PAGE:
Preaching Resources

Preaching Mission for the Second Sunday after Epiphany (January 14, 2024)

(This week’s reflection is in memory of Bishop Hopeton Clennon seen here officiating at the consecration of Michael Johnson as a bishop at the John Hus Moravian Church in Brooklyn, NY)

Listen and Then Do
By Bishop Chris Giesler

Scripture Texts:
I Samuel 3:1-20
John 1:43-51

The baby Jesus, whose birth we celebrated just a few weeks ago, is not just a cute and cuddly baby anymore; he has grown up and is calling you to follow and to serve. The Gospel text from John is about hearing the call.  It tells of Jesus’ call to Philip, Philip’s invitation to Nathaniel to come and see, and then Nathaniel’s encounter with Jesus.  Hearing the call of Phillip and Nathaniel does send us back to an earlier call in the Hebrew Scriptures, the call of Samuel.

Our reading from I Samuel tells of the child Samuel, who is now living in the Temple at Shiloh, where Eli’s two sons were corrupt priests.  You might remember that Samuel’s mother, Hannah, had promised God that if she became pregnant and had a son, she would give him as a servant to the Lord in the Temple. She kept her word, and as soon as he was weaned, she gifted him to God under Eli’s care.  It is here, on one rather remarkable night, while everyone is asleep, that Samuel awakens by a voice calling his name, “Samuel, Samuel.” Samuel hears this call three times and runs to Eli, who tells him to go back to sleep.  But finally, Eli becomes aware that this is God’s calling to Samuel, and in the wisdom of his years, tells Samuel the next time he hears the call, he should say, “Speak, Lord, for your servant is listening.” This he does, and Samuel becomes essential to God’s calling to many others, including King David.

God does call each and every one of us into a relationship as a child of God.  A child of God, not a grandchild, not a niece or nephew. Each of us is a child of God sustained directly by the eternal creator. God first calls us into a dynamic relationship, “I will be your God; you will be my people.”

But I often hear: When is God going to call me? How is God calling me?  Has God called already, and did I miss it? Did I mistake God’s call for something else?  So how can we be aware that God is calling? What did Eli tell Samuel to do? Perhaps we, too, should follow his advice and pray, “Speak, Lord, for your servant is listening!”  We should begin our every day with that; we should begin our every prayer with that phrase.

Where do we begin?  We listen!  Often, we think we need to jump right into doing things…but the first step is listening, or else our doing is all in vain.  This does not invite us to leave the doing off; it is just saying the first step involves listening.  To me, that means paying attention to things like the Daily Texts, paying attention to what is happening around us, and paying attention to what tugs at your heart.

Moving to our Gospel text, we hear Jesus calling out to Philip, “Follow me.” He seems to have been listening and immediately calls out to Nathanael, who is not listening very well.  Philip tells Nathanael, “We have found him about whom Moses in the law and also the prophets wrote, Jesus the son of Joseph from Nazareth.” But Nathanael had a problem with listening to Philip because of an internal dialogue that he was having.  Prejudice was speaking louder than Philip’s invitation to come and see Jesus. His response is, “Can anything good come from Nazareth?”  How often have we said something similar? Can anything good come from the other side of the river, the other side of the tracks, the other side of town, or from that country over there?  Can anything good come from someone who worships differently than I do?  Can anything good come from someone whose skin color is different than mine or who has a sexual orientation that does not match mine?  Can anything good come from THEM?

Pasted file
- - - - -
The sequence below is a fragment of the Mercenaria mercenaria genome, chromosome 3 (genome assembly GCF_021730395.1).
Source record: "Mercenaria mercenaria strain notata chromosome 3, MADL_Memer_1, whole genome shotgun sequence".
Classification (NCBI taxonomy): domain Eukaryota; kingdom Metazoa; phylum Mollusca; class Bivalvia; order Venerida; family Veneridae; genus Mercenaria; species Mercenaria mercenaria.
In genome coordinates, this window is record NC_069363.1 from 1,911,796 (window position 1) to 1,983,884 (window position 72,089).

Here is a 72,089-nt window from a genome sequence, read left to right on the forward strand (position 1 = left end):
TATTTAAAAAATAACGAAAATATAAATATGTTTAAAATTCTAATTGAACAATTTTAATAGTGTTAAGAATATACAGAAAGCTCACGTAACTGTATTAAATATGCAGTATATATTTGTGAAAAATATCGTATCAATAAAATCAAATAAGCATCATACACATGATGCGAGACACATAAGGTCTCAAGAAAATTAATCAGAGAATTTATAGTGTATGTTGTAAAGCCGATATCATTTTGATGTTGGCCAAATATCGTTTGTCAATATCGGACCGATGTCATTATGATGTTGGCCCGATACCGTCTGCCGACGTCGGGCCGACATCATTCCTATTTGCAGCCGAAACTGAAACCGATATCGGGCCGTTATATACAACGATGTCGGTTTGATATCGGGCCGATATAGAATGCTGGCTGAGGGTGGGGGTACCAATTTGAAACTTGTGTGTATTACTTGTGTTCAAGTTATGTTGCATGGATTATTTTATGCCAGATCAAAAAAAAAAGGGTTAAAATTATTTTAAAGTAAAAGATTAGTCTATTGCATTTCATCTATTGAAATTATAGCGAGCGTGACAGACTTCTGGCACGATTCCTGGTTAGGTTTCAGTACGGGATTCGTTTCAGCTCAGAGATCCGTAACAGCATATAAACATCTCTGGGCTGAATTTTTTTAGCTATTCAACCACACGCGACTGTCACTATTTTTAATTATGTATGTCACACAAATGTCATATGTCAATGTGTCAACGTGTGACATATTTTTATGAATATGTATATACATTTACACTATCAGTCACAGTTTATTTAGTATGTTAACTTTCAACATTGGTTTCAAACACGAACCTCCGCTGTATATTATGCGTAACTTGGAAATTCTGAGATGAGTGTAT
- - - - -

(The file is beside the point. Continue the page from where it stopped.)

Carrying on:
This past week, the Moravian world was rocked by news of the sudden death of Bishop Hopeton Clennon, pastor of the Central Moravian Church in Bethlehem, PA.  He was a close friend and colleague of mine, and I can’t imagine not having him as part of our group of bishops.  I have been amazed at all the tributes posted on Facebook since we learned of his passing. These posts are coming from folks all over the world and from all over the theological and political spectrum. He touched many lives and made each of us feel as if we were among the most important things in his life. And we were! This is because there were no strangers in Hopeton’s world; there were only friends… all of whom were children of God. As such, he was a boundary breaker. He saw no distinction in race, color, creed, gender, or orientation. We all belonged in Hopeton’s world, and he would be the first to tell us we can do the same thing. Our prejudices get in the way of our ability to hear God’s call truly and to respond in love to others.

In our deepening relationship with Jesus, we are asked to do as much we can to imitate Jesus’ love in the world.   To serve the poor, to help bring others to Christ.

Over this coming year, you will hear countless calls from God coming into your life.  Some of them you might hear from a pulpit, others you will hear in your daily devotions, and still others you will hear while living your life.   So listen, then talk to others, then serve the needs of others both near and far.